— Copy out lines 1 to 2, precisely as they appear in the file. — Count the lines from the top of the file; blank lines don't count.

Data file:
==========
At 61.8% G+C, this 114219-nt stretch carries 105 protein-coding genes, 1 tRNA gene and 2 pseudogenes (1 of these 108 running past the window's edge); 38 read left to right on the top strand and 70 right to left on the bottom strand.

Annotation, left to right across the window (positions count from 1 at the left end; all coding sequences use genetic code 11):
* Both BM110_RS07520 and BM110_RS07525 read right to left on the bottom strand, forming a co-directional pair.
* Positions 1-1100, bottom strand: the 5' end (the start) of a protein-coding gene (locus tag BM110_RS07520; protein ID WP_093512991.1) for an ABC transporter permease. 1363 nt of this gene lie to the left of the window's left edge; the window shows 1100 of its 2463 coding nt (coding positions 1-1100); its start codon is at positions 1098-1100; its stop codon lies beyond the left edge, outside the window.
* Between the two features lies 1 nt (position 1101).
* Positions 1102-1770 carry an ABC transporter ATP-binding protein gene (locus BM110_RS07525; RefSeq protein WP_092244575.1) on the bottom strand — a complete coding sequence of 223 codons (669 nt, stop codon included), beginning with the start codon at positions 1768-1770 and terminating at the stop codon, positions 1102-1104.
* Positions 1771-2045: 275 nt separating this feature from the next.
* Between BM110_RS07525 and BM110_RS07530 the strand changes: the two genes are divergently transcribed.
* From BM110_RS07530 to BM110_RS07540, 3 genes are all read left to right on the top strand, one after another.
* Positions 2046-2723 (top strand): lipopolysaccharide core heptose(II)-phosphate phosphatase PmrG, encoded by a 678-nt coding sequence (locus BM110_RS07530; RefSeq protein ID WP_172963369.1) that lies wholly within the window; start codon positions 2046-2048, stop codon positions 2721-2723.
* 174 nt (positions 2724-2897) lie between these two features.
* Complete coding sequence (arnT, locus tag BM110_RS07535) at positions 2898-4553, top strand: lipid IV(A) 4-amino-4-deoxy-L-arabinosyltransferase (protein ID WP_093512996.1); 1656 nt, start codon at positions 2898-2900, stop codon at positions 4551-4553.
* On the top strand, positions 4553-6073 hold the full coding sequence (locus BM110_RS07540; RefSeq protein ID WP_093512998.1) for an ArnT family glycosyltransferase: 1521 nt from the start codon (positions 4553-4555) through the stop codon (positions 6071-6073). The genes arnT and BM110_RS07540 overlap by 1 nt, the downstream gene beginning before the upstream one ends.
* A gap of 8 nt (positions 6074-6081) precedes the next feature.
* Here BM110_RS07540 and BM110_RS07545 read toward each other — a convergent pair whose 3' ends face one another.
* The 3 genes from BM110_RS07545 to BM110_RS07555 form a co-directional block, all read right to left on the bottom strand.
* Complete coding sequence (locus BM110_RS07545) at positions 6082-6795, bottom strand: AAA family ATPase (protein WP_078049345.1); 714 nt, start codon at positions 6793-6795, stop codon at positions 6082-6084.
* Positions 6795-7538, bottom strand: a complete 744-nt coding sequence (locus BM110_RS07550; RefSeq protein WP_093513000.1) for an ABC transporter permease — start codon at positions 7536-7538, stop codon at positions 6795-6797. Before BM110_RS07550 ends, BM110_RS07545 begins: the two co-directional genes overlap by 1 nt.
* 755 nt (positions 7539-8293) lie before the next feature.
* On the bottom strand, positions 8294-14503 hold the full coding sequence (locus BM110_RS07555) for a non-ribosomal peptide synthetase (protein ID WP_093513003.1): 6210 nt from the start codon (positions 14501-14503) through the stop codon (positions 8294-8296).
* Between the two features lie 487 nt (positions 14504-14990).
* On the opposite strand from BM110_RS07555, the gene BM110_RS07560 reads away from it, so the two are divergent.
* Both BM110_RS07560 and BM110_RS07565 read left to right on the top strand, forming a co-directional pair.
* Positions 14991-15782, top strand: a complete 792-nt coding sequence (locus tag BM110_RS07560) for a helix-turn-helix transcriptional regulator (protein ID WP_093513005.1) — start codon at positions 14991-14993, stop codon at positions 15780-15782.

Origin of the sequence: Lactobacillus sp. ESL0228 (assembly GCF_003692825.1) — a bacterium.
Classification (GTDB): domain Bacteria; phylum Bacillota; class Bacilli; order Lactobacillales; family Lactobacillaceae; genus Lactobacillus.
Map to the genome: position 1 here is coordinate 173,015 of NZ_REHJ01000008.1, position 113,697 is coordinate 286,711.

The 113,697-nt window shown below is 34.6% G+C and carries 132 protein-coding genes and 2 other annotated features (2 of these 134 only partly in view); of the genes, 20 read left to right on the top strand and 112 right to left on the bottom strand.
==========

At 61.8% G+C, this 114219-nt stretch carries 105 protein-coding genes, 1 tRNA gene and 2 pseudogenes (1 of these 108 running past the window's edge); 38 read left to right on the top strand and 70 right to left on the bottom strand.

Annotation, left to right across the window (positions count from 1 at the left end; all coding sequences use genetic code 11):